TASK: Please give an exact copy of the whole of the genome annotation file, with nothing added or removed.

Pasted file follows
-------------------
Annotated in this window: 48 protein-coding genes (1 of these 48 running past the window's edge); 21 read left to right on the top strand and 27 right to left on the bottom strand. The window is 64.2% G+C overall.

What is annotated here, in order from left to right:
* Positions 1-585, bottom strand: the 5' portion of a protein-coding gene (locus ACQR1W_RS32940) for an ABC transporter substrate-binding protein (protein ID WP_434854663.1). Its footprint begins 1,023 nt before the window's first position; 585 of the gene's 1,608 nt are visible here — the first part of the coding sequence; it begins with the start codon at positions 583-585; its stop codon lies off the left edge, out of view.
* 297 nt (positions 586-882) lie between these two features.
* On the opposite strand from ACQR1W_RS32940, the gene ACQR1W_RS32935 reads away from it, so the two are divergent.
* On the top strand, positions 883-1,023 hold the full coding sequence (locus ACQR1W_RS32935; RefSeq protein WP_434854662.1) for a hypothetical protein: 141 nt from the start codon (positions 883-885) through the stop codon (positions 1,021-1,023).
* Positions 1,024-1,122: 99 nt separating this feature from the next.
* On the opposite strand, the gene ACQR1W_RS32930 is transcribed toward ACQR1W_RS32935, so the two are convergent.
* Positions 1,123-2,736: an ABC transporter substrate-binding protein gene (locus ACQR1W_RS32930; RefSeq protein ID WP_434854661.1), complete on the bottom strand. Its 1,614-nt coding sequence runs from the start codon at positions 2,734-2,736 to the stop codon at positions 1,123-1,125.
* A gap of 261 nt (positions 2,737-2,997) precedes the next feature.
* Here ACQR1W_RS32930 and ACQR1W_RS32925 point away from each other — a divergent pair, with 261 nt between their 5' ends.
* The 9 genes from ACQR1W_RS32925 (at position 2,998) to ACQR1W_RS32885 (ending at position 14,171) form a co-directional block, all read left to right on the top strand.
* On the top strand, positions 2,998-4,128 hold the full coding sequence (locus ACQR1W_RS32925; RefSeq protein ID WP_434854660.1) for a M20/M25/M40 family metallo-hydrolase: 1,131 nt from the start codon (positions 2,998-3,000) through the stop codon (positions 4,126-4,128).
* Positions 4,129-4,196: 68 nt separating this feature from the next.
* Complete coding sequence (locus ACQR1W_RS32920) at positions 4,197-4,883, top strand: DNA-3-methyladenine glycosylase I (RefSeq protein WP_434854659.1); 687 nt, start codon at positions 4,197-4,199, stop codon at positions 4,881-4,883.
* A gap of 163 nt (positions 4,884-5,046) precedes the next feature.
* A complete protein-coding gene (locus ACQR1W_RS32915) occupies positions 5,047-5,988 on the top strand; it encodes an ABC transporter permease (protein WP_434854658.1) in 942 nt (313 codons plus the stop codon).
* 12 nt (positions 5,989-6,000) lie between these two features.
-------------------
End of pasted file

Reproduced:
Annotated in this window: 48 protein-coding genes (1 of these 48 running past the window's edge); 21 read left to right on the top strand and 27 right to left on the bottom strand. The window is 64.2% G+C overall.

What is annotated here, in order from left to right:
* Positions 1-585, bottom strand: the 5' portion of a protein-coding gene (locus ACQR1W_RS32940) for an ABC transporter substrate-binding protein (protein ID WP_434854663.1). Its footprint begins 1,023 nt before the window's first position; 585 of the gene's 1,608 nt are visible here — the first part of the coding sequence; it begins with the start codon at positions 583-585; its stop codon lies off the left edge, out of view.
* 297 nt (positions 586-882) lie between these two features.
* On the opposite strand from ACQR1W_RS32940, the gene ACQR1W_RS32935 reads away from it, so the two are divergent.
* On the top strand, positions 883-1,023 hold the full coding sequence (locus ACQR1W_RS32935; RefSeq protein WP_434854662.1) for a hypothetical protein: 141 nt from the start codon (positions 883-885) through the stop codon (positions 1,021-1,023).
* Positions 1,024-1,122: 99 nt separating this feature from the next.
* On the opposite strand, the gene ACQR1W_RS32930 is transcribed toward ACQR1W_RS32935, so the two are convergent.
* Positions 1,123-2,736: an ABC transporter substrate-binding protein gene (locus ACQR1W_RS32930; RefSeq protein ID WP_434854661.1), complete on the bottom strand. Its 1,614-nt coding sequence runs from the start codon at positions 2,734-2,736 to the stop codon at positions 1,123-1,125.
* A gap of 261 nt (positions 2,737-2,997) precedes the next feature.
* Here ACQR1W_RS32930 and ACQR1W_RS32925 point away from each other — a divergent pair, with 261 nt between their 5' ends.
* The 9 genes from ACQR1W_RS32925 (at position 2,998) to ACQR1W_RS32885 (ending at position 14,171) form a co-directional block, all read left to right on the top strand.
* On the top strand, positions 2,998-4,128 hold the full coding sequence (locus ACQR1W_RS32925; RefSeq protein ID WP_434854660.1) for a M20/M25/M40 family metallo-hydrolase: 1,131 nt from the start codon (positions 2,998-3,000) through the stop codon (positions 4,126-4,128).
* Positions 4,129-4,196: 68 nt separating this feature from the next.
* Complete coding sequence (locus ACQR1W_RS32920) at positions 4,197-4,883, top strand: DNA-3-methyladenine glycosylase I (RefSeq protein WP_434854659.1); 687 nt, start codon at positions 4,197-4,199, stop codon at positions 4,881-4,883.
* A gap of 163 nt (positions 4,884-5,046) precedes the next feature.
* A complete protein-coding gene (locus ACQR1W_RS32915) occupies positions 5,047-5,988 on the top strand; it encodes an ABC transporter permease (protein WP_434854658.1) in 942 nt (313 codons plus the stop codon).
* 12 nt (positions 5,989-6,000) lie between these two features.